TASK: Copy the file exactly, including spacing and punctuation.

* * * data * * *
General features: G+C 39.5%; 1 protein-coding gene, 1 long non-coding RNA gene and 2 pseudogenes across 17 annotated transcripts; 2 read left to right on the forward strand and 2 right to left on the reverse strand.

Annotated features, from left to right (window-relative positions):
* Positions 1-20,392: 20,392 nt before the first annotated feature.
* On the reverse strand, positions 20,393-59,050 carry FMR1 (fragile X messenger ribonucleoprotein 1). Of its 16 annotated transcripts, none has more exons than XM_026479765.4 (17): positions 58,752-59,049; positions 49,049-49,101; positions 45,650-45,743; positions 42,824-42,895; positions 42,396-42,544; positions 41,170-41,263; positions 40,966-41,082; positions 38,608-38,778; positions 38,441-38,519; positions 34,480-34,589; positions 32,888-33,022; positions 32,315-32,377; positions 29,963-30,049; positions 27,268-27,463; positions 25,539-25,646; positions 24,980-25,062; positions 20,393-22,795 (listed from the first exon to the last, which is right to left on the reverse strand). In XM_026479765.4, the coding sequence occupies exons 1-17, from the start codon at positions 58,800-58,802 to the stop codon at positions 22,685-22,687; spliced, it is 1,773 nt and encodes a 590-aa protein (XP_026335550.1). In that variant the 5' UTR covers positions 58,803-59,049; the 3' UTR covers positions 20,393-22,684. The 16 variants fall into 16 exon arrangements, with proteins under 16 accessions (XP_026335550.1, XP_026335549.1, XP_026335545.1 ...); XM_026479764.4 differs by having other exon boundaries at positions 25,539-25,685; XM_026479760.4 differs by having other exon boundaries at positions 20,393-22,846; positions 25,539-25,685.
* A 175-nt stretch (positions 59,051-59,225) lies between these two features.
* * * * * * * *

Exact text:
General features: G+C 39.5%; 1 protein-coding gene, 1 long non-coding RNA gene and 2 pseudogenes across 17 annotated transcripts; 2 read left to right on the forward strand and 2 right to left on the reverse strand.

Annotated features, from left to right (window-relative positions):
* Positions 1-20,392: 20,392 nt before the first annotated feature.
* On the reverse strand, positions 20,393-59,050 carry FMR1 (fragile X messenger ribonucleoprotein 1). Of its 16 annotated transcripts, none has more exons than XM_026479765.4 (17): positions 58,752-59,049; positions 49,049-49,101; positions 45,650-45,743; positions 42,824-42,895; positions 42,396-42,544; positions 41,170-41,263; positions 40,966-41,082; positions 38,608-38,778; positions 38,441-38,519; positions 34,480-34,589; positions 32,888-33,022; positions 32,315-32,377; positions 29,963-30,049; positions 27,268-27,463; positions 25,539-25,646; positions 24,980-25,062; positions 20,393-22,795 (listed from the first exon to the last, which is right to left on the reverse strand). In XM_026479765.4, the coding sequence occupies exons 1-17, from the start codon at positions 58,800-58,802 to the stop codon at positions 22,685-22,687; spliced, it is 1,773 nt and encodes a 590-aa protein (XP_026335550.1). In that variant the 5' UTR covers positions 58,803-59,049; the 3' UTR covers positions 20,393-22,684. The 16 variants fall into 16 exon arrangements, with proteins under 16 accessions (XP_026335550.1, XP_026335549.1, XP_026335545.1 ...); XM_026479764.4 differs by having other exon boundaries at positions 25,539-25,685; XM_026479760.4 differs by having other exon boundaries at positions 20,393-22,846; positions 25,539-25,685.
* A 175-nt stretch (positions 59,051-59,225) lies between these two features.